Fake accounts, hidden apps: What you don’t know could hurt your kids
With more children in New Jersey going online with their cell phones, tablets and laptops, authorities report the cyber predator problem is getting worse.
New Jersey State Police Lt. John Pizzuro, the commander of the Internet Crimes Against Children Task Force, said parents must have an understanding of the apps their kids are using.
“A lot of times with apps, children will look to hide things. They’ll create fake accounts, they’ll create other folders that they’re able to hide things in from their parents," he said.
State Police Detective Joe Santamaria said this means mom and dad must do their homework.
“Parents just need to be mindful of the apps, do research on the apps, go to Google if you don’t know what an app does or how it works," he said.
Thursday at 7 p.m., State Police and other experts will join New Jersey 101.5's Eric Scott for a special Town Hall on Online Safety. Listen to New Jersey 101.5 FM, stream us via the New Jersey 101.5 app or watch live at Facebook.com/NJ1015.
Fake accounts, hidden apps: What you don't know could hurt your kids
Apps, sites predators use to target kids: Updated for 2018
3 steps parents can take to protect their kids online
A popular way for kids to hide from their parents is to create what's called a "Finstagram" — basically a fake Instagram account in addition to their real one.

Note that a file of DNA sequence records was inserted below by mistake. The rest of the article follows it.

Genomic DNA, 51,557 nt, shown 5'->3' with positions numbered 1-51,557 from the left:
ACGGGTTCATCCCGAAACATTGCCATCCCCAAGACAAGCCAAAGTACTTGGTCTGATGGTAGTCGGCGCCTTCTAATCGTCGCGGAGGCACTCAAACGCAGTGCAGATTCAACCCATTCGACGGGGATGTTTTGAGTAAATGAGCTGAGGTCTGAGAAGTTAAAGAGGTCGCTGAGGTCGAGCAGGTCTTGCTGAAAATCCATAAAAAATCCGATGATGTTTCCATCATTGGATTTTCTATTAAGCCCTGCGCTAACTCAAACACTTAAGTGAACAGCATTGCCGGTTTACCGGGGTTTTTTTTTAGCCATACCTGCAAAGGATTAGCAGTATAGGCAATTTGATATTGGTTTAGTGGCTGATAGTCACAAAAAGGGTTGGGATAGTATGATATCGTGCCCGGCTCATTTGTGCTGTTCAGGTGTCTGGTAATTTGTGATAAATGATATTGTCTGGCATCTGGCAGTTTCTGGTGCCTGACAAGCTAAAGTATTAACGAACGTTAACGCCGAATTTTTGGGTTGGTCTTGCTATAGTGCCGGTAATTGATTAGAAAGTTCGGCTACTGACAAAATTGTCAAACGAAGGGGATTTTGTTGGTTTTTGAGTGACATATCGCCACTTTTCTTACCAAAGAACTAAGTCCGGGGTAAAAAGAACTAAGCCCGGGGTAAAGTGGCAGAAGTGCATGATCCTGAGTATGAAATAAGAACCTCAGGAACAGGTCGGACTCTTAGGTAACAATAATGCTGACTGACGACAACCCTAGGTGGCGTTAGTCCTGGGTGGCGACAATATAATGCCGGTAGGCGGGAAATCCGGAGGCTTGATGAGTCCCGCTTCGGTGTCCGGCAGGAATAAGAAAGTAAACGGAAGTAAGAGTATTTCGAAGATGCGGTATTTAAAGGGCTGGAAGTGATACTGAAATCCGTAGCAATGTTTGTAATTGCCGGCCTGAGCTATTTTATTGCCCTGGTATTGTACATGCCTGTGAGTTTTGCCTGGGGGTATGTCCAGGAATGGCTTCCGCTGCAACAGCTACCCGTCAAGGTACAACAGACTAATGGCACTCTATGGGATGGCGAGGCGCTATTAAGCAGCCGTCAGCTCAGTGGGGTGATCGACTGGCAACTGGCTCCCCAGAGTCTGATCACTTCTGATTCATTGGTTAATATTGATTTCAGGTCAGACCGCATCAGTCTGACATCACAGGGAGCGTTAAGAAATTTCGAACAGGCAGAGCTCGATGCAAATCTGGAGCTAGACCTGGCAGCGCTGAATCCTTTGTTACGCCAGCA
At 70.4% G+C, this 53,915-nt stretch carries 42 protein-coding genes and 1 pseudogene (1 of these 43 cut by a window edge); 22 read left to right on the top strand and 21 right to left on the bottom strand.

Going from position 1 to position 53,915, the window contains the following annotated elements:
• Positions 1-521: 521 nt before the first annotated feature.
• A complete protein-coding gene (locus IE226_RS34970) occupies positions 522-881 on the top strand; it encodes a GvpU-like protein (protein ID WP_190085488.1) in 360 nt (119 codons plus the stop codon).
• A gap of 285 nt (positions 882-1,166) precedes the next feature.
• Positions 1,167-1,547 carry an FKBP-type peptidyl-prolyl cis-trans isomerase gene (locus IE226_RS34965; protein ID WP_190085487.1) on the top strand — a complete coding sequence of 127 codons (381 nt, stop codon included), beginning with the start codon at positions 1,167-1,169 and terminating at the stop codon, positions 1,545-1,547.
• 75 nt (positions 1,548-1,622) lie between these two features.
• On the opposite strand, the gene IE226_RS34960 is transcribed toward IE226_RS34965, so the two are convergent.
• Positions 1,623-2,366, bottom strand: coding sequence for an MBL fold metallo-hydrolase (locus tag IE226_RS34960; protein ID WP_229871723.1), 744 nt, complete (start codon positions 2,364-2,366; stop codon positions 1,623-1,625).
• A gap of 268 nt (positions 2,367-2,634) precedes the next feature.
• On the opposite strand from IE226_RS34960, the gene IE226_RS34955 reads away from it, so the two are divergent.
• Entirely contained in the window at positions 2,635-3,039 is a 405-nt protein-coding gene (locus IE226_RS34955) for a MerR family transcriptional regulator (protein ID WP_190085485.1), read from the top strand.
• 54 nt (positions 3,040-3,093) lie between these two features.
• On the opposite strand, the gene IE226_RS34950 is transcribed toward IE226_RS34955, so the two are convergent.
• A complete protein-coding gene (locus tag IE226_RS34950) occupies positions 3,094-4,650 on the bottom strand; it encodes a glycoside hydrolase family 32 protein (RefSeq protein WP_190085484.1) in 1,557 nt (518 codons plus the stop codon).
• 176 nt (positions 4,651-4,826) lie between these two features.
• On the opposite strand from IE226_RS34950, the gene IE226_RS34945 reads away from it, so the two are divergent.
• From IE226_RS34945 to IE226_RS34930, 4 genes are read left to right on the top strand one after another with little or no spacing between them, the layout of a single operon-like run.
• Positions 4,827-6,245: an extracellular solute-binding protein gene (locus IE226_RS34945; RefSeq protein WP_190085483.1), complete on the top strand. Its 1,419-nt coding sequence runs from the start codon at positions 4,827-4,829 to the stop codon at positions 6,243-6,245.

One app that hides pictures and videos with a passcode is disguised with a calculator logo.
“Every single phone out there comes installed with a calculator on it already," said Santamaria. “So if you notice there’s two calculator apps on the phone call their bluff, don’t give them an out. Say, 'I know this is one of those encrypted container apps, tell me the code.'”
State Police Detective Sgt. Chris Camm said a lot of apps may look benign “but if a user who knows how to use the app properly starts to click around a little bit, they may find some more stuff within that app.”
He pointed out some of the predators that troll for kids online are tech savvy, while others are not at all.
“They run the entire gamut. You have people who barely even know how to use a cell phone but they figured out how to download an app and then you have advanced users who have servers in their basements set up with encryption and password protection."
You can contact reporter David Matthau at David.Matthau@townsquaremedia.com